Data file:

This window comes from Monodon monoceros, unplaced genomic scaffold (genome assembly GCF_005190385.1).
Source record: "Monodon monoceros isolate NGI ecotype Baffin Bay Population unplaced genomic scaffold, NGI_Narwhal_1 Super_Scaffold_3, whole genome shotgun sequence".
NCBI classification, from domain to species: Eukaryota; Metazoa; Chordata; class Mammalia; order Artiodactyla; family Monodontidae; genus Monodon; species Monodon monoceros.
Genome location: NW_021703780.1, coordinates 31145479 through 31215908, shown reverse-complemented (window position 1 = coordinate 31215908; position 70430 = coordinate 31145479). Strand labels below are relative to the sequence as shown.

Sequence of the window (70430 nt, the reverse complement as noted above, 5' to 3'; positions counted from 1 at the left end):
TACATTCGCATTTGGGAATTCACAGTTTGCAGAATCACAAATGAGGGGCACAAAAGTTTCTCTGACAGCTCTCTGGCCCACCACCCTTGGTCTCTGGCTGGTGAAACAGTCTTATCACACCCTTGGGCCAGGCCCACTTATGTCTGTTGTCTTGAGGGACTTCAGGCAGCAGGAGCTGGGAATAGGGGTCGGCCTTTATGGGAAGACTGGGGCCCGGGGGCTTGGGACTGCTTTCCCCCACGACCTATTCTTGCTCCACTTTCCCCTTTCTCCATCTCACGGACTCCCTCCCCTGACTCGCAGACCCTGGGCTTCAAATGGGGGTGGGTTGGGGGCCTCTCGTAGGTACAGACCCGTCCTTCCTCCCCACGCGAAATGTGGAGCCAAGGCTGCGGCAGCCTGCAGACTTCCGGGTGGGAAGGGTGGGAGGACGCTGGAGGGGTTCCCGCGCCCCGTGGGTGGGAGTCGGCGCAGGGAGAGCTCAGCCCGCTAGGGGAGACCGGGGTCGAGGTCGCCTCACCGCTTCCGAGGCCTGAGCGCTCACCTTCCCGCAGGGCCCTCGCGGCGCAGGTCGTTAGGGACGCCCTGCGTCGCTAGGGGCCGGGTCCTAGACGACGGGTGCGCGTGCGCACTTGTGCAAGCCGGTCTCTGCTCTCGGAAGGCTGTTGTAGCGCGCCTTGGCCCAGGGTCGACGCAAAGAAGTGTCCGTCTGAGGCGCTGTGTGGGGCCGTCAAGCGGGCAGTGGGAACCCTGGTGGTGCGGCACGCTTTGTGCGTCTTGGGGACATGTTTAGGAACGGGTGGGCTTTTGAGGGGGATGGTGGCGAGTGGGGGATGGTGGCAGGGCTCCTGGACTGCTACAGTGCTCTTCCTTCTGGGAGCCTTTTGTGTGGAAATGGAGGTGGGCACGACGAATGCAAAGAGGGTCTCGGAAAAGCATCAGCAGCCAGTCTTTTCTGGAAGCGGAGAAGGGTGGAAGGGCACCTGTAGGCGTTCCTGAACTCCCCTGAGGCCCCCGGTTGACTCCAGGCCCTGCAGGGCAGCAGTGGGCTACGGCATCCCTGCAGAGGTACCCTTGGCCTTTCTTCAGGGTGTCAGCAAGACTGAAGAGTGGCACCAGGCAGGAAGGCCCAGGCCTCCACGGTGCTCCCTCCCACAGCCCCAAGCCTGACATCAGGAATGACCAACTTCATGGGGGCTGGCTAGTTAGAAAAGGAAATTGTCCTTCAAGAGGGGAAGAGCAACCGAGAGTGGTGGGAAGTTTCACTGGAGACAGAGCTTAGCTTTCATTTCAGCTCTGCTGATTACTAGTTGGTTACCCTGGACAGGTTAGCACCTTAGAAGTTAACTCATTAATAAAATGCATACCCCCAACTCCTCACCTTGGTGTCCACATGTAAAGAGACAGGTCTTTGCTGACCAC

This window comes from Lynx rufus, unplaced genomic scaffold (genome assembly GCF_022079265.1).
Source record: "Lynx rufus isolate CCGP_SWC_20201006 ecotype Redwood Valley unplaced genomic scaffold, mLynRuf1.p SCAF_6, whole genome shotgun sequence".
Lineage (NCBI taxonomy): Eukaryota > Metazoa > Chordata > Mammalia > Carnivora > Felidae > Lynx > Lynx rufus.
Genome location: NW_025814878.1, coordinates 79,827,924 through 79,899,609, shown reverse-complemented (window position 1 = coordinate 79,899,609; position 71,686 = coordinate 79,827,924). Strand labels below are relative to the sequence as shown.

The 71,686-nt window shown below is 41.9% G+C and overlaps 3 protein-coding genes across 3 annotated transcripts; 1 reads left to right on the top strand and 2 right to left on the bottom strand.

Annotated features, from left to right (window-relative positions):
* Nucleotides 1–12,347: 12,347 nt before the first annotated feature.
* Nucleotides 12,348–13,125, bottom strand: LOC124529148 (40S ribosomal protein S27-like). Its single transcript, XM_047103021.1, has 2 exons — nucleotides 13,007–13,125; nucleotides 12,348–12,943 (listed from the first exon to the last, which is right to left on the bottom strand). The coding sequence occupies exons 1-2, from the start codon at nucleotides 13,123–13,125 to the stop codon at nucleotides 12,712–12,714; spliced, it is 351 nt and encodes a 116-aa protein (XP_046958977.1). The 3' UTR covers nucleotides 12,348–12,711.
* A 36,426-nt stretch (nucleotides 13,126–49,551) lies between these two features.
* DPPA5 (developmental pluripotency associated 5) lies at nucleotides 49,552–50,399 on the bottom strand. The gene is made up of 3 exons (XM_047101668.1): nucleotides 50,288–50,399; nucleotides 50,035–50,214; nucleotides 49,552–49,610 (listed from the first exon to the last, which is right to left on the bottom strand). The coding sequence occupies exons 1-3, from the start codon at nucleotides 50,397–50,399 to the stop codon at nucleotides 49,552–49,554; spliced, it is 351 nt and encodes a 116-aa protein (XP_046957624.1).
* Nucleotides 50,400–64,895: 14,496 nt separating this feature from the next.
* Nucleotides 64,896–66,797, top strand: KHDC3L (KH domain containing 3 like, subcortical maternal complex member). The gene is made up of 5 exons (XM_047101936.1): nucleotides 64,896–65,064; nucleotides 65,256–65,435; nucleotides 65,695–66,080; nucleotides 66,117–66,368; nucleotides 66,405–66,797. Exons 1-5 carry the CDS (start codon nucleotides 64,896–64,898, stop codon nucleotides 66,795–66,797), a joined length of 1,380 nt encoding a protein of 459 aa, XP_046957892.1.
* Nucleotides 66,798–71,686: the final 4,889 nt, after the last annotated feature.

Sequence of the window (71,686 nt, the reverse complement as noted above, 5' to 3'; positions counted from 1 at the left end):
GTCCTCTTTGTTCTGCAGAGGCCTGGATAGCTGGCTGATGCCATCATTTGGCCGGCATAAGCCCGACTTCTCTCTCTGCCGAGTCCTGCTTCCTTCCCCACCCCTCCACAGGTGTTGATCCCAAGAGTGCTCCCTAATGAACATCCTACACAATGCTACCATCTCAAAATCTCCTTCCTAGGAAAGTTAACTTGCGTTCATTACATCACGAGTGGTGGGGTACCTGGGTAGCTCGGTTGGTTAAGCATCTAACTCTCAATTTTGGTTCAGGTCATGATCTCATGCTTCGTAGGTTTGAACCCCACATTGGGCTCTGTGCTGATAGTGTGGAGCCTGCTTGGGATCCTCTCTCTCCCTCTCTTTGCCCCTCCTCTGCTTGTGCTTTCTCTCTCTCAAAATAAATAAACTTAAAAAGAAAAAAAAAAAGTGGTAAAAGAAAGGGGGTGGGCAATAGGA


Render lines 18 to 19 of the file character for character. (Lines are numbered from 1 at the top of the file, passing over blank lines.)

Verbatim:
* Nucleotides 64,896–66,797, top strand: KHDC3L (KH domain containing 3 like, subcortical maternal complex member). The gene is made up of 5 exons (XM_047101936.1): nucleotides 64,896–65,064; nucleotides 65,256–65,435; nucleotides 65,695–66,080; nucleotides 66,117–66,368; nucleotides 66,405–66,797. Exons 1-5 carry the CDS (start codon nucleotides 64,896–64,898, stop codon nucleotides 66,795–66,797), a joined length of 1,380 nt encoding a protein of 459 aa, XP_046957892.1.
* Nucleotides 66,798–71,686: the final 4,889 nt, after the last annotated feature.